Ritual human sacrifice fuelled social inequality, helping individuals at the top of the social ladder to maintain power over those below them, says a team of researchers from New Zealand, Australia and Germany. While religion is commonly seen as having a positive influence on society, it also had a dark side.
Joseph Watts, a doctoral candidate at the University of Auckland’s Faculty of Science, and colleagues, explained in the prestigious journal Nature (citation below) that religion, while traditionally seen as a promoter of cooperation and morality, also had rituals which played a dark role in the evolution of our modern societies.
Across most of the Pacific cultures throughout history, ritual human sacrifices were common. The person who was killed was typically at or near the bottom of the social ladder, while the individual ordering the killing was at or close to the top. (Image: Max-Planck Institute. Drawn by Jacques Arago, 1819. Colourised by Joseph Watts.)
The sinister side of religion
Mr. Watts, lead author, said:
“Religion has traditionally been seen as a key driver of morality and cooperation, but our study finds religious rituals also had a more sinister role in the evolution of modern societies.”
Scientists from the Max Planck Institute for the Science of Human History in Germany, Victoria University in Australia, and the University of Auckland in New Zealand, wanted to test the link between social stratification (social inequality) and human sacrifice.
They used computational methods derived from evolutionary biology to gather and analyse historical data from ninety-three ‘Austronesian’ cultures. Austronesian refers to a family of languages spoken in an area extending from Madagascar to the Pacific islands, including the Malay Peninsula, Indonesia, the Philippines, Vietnam, Taiwan, Madagascar and Oceania.
Ritual human sacrifices, were common across the whole world, not just in the Pacific cultures. This image shows a heart-extraction, which the Aztecs believed liberated the ‘istli’, reuniting it with the Sun. (Image: Wikipedia)
Human sacrifice was widely practised
Ritual human sacrifice was widespread across much of Austronesia – forty out of the 93 cultures included in the research practised some form of ritualistic human killing.
The earliest Austronesian people are believed to have originated in Taiwan, and as they migrated south, eventually settled in almost half the globe.
The types of ritual human sacrifice practised in these cultures included strangulation, bludgeoning, burial, being cut to pieces, drowning, burning, crushed beneath a newly-build canoe, and being rolled off the roof of a house and decapitated.
In virtually all cases, the victims were of low social status, such as slaves, while the initiators were typically of high social status, such as chiefs or priests.
Link between inequality and human sacrifice
The study divided the ninety-three different cultures into three main groups of high, moderate and low social stratification.
The researchers found that the most socially unequal cultures (high stratification) were the ones most likely to practice human sacrifice (18 out of 27 or 67%).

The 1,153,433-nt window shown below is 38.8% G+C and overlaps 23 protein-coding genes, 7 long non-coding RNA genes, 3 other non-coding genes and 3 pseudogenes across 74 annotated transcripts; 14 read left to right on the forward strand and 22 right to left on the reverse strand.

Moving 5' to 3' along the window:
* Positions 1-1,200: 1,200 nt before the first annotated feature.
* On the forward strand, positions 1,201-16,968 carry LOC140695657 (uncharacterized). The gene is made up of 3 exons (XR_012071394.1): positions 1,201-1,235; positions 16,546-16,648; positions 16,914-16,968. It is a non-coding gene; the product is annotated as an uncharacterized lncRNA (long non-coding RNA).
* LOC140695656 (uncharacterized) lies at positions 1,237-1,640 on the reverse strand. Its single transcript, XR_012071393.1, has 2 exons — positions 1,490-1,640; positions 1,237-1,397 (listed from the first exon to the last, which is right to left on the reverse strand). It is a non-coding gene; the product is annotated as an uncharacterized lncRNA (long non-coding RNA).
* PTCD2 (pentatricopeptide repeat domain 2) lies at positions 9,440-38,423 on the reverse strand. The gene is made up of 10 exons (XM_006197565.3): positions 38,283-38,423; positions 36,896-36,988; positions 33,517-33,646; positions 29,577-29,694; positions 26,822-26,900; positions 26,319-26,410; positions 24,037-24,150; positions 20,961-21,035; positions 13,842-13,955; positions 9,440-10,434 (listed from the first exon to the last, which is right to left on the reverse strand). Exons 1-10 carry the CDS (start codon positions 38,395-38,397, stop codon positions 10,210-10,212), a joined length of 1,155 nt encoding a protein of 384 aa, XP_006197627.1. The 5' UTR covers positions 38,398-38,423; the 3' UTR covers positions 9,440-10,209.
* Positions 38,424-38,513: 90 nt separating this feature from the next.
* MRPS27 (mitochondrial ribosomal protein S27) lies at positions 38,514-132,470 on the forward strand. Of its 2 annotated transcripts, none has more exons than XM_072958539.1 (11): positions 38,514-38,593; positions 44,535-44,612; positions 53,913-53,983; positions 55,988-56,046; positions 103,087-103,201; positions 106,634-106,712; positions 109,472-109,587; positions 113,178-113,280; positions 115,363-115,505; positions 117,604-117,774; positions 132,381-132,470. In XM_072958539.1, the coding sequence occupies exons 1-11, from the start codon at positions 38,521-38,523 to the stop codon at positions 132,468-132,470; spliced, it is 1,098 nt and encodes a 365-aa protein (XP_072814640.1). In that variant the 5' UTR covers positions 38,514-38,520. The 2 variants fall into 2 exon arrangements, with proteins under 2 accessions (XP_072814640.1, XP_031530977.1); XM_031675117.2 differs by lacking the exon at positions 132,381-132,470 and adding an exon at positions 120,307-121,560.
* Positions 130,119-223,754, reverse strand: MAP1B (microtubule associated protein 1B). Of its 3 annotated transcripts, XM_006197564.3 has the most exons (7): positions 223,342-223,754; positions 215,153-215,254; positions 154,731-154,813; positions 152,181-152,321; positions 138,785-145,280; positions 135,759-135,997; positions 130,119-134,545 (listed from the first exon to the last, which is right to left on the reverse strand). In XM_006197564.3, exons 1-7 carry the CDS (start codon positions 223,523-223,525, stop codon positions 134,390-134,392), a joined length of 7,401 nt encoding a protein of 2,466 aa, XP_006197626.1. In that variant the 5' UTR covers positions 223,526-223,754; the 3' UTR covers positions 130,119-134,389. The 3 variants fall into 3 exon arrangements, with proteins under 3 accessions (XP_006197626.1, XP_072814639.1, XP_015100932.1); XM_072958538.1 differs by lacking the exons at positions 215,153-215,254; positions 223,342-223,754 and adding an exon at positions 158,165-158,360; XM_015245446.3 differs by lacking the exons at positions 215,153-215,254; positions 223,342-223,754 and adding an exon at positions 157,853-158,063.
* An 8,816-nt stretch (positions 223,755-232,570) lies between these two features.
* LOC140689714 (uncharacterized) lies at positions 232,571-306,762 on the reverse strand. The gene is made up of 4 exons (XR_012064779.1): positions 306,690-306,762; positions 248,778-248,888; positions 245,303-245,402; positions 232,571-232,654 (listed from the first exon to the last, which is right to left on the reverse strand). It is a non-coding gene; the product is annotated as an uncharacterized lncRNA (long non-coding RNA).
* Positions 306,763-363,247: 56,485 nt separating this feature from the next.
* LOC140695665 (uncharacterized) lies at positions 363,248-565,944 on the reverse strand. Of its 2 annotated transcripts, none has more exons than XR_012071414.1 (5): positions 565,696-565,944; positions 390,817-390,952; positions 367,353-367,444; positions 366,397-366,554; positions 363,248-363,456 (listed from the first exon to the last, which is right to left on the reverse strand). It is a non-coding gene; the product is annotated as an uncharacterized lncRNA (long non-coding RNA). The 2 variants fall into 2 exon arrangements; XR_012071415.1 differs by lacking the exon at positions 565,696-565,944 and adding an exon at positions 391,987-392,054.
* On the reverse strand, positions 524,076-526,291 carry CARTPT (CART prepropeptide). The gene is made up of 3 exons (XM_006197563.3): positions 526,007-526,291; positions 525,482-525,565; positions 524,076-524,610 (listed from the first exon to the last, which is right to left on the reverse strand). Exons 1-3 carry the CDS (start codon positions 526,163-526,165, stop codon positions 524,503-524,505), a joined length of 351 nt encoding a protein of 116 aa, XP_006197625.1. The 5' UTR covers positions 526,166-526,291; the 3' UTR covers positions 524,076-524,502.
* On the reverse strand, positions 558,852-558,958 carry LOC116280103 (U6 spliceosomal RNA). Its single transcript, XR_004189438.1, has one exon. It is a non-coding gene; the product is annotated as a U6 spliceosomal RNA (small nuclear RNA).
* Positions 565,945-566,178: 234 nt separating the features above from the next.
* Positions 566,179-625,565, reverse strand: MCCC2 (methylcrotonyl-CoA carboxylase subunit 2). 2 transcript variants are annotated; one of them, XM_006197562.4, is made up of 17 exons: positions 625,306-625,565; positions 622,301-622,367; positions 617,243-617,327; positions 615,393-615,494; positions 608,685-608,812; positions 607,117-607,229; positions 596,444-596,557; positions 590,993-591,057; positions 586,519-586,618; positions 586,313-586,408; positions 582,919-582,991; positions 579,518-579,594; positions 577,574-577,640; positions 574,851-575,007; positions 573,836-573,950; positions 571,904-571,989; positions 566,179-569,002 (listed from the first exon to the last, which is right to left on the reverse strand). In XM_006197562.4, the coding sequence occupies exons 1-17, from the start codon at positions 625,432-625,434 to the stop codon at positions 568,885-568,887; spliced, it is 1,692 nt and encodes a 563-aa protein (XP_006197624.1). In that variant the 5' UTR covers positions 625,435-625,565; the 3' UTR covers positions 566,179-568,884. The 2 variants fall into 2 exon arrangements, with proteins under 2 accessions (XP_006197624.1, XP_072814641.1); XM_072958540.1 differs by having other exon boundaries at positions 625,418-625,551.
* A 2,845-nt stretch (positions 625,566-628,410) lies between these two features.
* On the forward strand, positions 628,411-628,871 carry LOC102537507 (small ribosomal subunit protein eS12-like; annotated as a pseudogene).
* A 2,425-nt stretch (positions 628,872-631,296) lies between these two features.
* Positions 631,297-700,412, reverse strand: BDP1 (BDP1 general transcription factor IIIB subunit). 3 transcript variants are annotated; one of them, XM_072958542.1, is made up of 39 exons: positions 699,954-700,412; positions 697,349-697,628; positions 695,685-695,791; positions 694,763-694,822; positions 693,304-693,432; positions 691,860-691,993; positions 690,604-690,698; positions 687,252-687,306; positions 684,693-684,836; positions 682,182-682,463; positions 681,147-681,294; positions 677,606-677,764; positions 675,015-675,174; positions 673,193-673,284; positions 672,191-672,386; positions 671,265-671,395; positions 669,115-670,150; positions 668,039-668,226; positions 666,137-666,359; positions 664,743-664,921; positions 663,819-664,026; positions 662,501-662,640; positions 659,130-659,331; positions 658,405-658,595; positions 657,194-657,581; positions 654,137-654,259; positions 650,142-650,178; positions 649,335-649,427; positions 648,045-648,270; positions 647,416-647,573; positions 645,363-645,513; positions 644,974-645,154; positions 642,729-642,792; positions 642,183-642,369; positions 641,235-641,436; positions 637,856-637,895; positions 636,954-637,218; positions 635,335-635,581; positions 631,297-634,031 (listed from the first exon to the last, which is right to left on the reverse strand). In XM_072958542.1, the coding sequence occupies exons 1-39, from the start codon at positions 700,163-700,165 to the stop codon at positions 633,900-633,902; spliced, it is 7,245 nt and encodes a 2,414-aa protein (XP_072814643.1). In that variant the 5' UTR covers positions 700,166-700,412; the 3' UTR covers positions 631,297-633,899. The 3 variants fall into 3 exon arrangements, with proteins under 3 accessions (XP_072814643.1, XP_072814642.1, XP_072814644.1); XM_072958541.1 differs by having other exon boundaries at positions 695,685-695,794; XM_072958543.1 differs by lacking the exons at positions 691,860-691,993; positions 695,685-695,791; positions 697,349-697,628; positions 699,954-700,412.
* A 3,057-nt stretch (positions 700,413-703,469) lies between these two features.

British explorer, navigator, cartographer and captain in the Royal Navy, James Cook (1728-1779), witnessing human sacrifice in Tahiti c. 1773. (Image: Wikipedia)
Just 17 out of 46 cultures with moderate stratification (37%) used human sacrifice, compared to just 5 out of 20 of the most egalitarian societies (25%).
Mr. Watt explained:
“By using human sacrifice to punish taboo violations, demoralise the underclass and instill fear of social elites, power elites were able to maintain and build social control.”
Co-author, Prof. Russel Gray, who works at the University of Auckland’s School of Psychology, said:
“Human sacrifice provided a particularly effective means of social control because it provided a supernatural justification for punishment. Rulers, such as priests and chiefs, were often believed to be descended from gods and ritual human sacrifice was the ultimate demonstration of their power.”
Another example of ritual human sacrifice outside Austronesia. Ancient historians say the Carthaginians used to sacrifice their own infants. (Image: blogs.thegospelcoalition.org)
A unique feature of this study was that by using computational evolutionary methods, the researchers were able to reconstruct the sequence of changes in human sacrifice and social status over the course of Pacific history. So, they were able to test whether human sacrifice came before or after changes in social status.
Co-author, Associate Professor Quentin Atkinson, also from Auckland’s School of Psychology, said:
“What we found was that sacrifice was the driving force, making societies more likely to adopt high social status and less likely to revert to egalitarian social structure.”
In an Abstract in the journal, the authors wrote:
“We find strong support for models in which human sacrifice stabilizes social stratification once stratification has arisen, and promotes a shift to strictly inherited class systems.”
“Whilst evolutionary theories of religion have focused on the functionality of prosocial and moral beliefs9, 10, our results reveal a darker link between religion and the evolution of modern hierarchical societies.”
Citation: “Ritual human sacrifice promoted and sustained the evolution of stratified societies,” Joseph Watts, Oliver Sheehan, Quentin D. Atkinson, Joseph Bulbulia and Russell D. Gray. Nature. 4th April 2016. 10.1038/nature17159.
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